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A Conversation with Qu Chang, Holok Chen, Lo Lai Lai, and Michael Leung

Apr 25, 2017
7:00 pm

Para Site is pleased to present a discussion between artists and cultural researchers Holok Chen, Lo Lai Lai, and Michael Leung, as well as Para Site’s Qu Chang, curator of the case study A Tale: The Land of Fish and Rice, part of the exhibition Soil and Stones, Souls and Songs. They will discuss the politics of farming and agricultural practices in Hong Kong, how the history of local farming correlates with the new modern land movements, and re-examines the role of land policy and how it responds to the rapidly shifting identity of the city, particularly in the post-Umbrella Revolution era.

The discussion will be conducted in Cantonese and English.

All are welcome!

About the speakers

Qu Chang is Associate Curator at Para Site.

Holok Chen is Executive Secretary of SCMHK, and a former member of the Hong Kong Land Justice League.

Lo Lai Lai is an artist and one of the members of Sangwoodgoon, a collective organic farm founded in the anti-XRL and Choi Yuen Village Movement.

Michael Leung is an artist, designer, and urban farmer, and founder of HK Farm, an organisation dedicated to the benefits of locally produced food and promoting rooftop farming, established in 2012.

About the case study

A Tale: The Land of Fish and Rice

Comprising of both factual and fictitious sections, this case study is based on Hong Kong’s indigenous history and legends, religion and politics. It employs “water” and “soil” as traditionally sacred elements, to weave different strands of imaginations of Hong Kong, into a multi-faceted and ever-shifting historical and collective narrative with dramatic tension.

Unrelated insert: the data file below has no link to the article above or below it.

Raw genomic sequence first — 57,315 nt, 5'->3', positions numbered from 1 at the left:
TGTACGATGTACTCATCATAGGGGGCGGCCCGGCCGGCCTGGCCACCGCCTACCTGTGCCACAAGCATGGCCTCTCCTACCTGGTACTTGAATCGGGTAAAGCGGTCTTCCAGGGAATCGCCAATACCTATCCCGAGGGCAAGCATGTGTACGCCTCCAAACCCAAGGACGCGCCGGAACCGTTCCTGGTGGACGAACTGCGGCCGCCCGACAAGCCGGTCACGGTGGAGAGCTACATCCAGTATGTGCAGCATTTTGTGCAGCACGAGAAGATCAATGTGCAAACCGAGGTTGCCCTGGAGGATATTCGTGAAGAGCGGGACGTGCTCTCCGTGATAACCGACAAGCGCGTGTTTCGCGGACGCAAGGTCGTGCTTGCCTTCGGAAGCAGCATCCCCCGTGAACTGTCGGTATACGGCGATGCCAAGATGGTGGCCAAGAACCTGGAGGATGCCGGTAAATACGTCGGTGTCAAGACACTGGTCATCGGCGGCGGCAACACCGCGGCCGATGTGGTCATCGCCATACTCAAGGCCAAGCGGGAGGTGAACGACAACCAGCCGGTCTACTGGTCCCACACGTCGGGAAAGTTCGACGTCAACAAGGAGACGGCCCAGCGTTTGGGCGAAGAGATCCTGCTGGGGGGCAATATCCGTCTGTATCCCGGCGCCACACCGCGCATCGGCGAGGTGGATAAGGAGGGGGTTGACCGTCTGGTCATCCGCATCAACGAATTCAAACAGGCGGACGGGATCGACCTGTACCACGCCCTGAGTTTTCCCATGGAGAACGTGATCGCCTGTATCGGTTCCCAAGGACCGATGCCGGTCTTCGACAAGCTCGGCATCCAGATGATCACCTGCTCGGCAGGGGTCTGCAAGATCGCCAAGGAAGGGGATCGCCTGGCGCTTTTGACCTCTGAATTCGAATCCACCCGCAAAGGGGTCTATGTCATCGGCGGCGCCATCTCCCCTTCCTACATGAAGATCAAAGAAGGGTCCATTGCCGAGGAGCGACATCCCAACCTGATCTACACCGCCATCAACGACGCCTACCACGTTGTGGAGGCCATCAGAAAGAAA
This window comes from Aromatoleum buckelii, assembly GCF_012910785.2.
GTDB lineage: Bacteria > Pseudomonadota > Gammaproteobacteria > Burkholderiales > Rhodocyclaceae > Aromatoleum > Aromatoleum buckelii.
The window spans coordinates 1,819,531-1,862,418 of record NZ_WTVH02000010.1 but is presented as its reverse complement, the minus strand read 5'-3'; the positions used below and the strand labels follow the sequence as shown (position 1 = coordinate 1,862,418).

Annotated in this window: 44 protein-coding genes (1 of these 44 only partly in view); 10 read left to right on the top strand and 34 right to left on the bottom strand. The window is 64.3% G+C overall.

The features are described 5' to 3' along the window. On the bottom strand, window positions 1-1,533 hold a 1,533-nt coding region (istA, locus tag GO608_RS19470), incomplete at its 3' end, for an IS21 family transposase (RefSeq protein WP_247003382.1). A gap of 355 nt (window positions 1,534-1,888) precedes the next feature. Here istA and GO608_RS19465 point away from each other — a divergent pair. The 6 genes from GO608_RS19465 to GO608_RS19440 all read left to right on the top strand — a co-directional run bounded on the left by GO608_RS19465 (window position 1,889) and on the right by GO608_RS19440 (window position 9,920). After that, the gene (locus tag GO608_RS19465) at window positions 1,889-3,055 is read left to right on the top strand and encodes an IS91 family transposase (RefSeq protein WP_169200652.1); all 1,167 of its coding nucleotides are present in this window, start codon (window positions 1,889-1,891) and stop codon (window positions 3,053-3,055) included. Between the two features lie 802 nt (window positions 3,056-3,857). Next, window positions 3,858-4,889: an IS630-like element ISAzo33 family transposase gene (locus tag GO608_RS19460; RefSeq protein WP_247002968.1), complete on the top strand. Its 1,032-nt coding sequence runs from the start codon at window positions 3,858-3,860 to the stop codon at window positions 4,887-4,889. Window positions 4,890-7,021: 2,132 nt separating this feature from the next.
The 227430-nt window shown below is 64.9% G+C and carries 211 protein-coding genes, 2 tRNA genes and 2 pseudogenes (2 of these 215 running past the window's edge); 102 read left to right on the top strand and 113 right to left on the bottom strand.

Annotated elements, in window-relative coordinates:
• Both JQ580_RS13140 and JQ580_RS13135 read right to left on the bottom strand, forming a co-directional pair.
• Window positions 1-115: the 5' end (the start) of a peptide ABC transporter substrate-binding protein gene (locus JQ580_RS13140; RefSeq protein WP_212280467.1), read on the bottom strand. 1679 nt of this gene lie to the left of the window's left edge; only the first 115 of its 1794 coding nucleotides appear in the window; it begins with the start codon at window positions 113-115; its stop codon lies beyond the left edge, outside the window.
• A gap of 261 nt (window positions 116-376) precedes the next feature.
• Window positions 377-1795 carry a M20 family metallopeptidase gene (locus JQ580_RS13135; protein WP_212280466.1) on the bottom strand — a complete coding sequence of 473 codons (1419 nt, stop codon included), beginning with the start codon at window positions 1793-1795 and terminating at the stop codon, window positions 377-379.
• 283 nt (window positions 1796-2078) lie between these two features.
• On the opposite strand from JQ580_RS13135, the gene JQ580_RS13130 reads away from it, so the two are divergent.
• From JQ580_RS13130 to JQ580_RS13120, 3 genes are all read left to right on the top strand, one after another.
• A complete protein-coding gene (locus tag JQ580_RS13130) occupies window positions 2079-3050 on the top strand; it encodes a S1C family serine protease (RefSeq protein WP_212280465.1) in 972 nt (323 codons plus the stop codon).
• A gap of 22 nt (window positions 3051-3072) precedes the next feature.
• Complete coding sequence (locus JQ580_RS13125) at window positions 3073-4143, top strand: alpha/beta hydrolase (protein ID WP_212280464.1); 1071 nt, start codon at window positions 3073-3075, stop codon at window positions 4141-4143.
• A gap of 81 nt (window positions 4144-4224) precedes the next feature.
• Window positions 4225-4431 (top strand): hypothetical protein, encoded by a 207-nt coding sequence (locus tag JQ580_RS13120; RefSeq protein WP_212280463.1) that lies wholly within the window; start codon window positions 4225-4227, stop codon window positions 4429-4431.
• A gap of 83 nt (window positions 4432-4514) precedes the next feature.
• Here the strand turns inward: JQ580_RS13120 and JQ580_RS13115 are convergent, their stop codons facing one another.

Beginning with a vision of the ethnic composition of early Hong Kong, the “tale” takes the current perspective of nostalgia, and uses the fishing and farming traditions of the Tanka/Hokkien and Hakka/Cantonese people, respectively, as the doorway, through which it juxtaposes the production, folkways, worship, and legends closely related to agricultural societies in early cultural fabrics, into a theatrical and imaginary scene of an evocation ritual that summons the past. Meanwhile, the recounting of the history of local farming and fishing production correlates with the “new farming” culture concurrent with modern Hong Kong’s land movements, and utilises the concepts of time, cultivation, and production in the act of farming to beckon an imagined future.

Combining a narrative of local consciousness with multiple origins, the ever-morphing urban culture created by the convergence of multiple groups, and the local history as a collage of multiple fragments from history, A Tale: The Land of Fish and Rice tries to build a small multiplex, with a theatrical and mystical background setting, that fosters reading, thinking, and dialogue.